By Jonathan Bennett
Publisher: Cambridge University Press
Print Publication Year: 1966
Online Publication Date:May 2011
Chapter DOI: http://dx.doi.org/10.1017/CBO9780511554506.007
Subjects: History of philosophy
A priori concepts and a priori intuitions
In both Aesthetic and Analytic, Kant seeks to prove synthetic a priori truths about all experience. Between these two sets of results there are, he thinks, two radical differences.
Firstly, ‘the concepts of space and time…must necessarily relate to objects…Only by means of such pure forms of sensibility can an object appear to us, and so be an object of empirical intuition’; while the concepts treated in the Analytic ‘do not represent the conditions under which objects are given in intuition’ but only those under which objects can be brought under concepts, i.e. thought about, classified, generalized over. Here, as in the next quotation, ‘object’ does not mean ‘objective particular’ but has the very general sense of ‘datum’ or ‘something given’. The Aesthetic, then, tells us what all our intuitions must be like, while the Analytic tells us what our intuitions must be like to be intellectually manageable.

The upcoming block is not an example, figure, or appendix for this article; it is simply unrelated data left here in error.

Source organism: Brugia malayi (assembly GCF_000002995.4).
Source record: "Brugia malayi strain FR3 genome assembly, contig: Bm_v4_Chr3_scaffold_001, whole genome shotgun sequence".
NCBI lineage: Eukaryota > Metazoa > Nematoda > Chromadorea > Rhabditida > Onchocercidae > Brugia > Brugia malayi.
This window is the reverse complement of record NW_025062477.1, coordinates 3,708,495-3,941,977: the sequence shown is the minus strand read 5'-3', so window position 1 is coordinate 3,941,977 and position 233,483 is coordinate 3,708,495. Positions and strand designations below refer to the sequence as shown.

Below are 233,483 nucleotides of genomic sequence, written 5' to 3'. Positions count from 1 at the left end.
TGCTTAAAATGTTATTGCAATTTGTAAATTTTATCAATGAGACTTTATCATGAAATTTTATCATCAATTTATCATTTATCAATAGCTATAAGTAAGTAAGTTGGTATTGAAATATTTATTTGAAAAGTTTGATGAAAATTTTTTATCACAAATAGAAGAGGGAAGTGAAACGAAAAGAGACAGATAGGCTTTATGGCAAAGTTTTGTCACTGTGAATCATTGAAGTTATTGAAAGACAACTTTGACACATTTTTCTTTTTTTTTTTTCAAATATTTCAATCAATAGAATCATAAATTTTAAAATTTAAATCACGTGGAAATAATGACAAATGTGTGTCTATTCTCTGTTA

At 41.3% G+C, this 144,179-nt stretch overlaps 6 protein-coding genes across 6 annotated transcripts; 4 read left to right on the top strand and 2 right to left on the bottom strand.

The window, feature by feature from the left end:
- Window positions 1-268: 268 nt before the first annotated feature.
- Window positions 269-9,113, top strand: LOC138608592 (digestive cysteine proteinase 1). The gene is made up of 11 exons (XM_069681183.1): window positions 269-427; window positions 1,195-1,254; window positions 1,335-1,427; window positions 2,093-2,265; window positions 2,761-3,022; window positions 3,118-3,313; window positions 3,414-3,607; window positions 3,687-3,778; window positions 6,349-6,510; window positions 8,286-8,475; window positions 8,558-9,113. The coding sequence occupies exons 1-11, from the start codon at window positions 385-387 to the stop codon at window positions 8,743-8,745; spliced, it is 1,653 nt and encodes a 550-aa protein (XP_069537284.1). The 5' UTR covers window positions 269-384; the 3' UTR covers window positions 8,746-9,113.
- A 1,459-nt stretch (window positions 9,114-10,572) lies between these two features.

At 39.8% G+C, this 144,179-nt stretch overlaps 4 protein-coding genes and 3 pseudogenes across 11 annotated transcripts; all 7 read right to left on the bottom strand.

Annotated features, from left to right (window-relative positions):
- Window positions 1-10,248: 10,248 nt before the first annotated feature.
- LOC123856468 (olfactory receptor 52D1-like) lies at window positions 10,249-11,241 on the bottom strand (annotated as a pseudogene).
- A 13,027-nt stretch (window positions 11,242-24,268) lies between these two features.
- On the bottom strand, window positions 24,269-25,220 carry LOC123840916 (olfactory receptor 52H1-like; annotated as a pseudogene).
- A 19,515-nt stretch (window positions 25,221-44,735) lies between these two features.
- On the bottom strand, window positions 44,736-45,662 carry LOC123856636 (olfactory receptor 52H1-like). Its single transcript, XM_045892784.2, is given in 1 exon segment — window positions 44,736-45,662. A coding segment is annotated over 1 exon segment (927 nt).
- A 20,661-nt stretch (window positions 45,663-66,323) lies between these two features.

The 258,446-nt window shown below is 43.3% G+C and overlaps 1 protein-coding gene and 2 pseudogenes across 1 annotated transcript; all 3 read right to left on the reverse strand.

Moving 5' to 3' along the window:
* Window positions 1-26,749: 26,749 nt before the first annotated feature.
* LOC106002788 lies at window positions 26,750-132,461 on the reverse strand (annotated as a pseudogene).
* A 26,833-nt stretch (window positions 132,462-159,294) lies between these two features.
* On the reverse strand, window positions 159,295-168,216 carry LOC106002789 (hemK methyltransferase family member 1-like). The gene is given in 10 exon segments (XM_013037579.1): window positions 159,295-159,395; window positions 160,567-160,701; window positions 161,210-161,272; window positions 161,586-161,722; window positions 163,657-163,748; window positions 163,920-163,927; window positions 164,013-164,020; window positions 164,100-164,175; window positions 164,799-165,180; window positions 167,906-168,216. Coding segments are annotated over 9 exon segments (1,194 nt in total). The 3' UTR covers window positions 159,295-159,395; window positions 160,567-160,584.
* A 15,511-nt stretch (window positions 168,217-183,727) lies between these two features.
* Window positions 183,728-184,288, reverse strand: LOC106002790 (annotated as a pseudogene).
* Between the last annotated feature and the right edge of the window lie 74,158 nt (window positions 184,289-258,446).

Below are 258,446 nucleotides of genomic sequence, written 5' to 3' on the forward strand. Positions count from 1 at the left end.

This suggests that the Aesthetic's conditions might be met although the Analytic's were not, i.e. that there might be unconceptualizable intuitions. Kant does indeed say:
Everything might be in such confusion that, for instance, in the series of appearances nothing presented itself which might…answer to the concept of cause and effect [which, according to the Analytic, must apply to our intuitions if they are to be thinkable at all]. This concept would then be empty, null, and meaningless. […]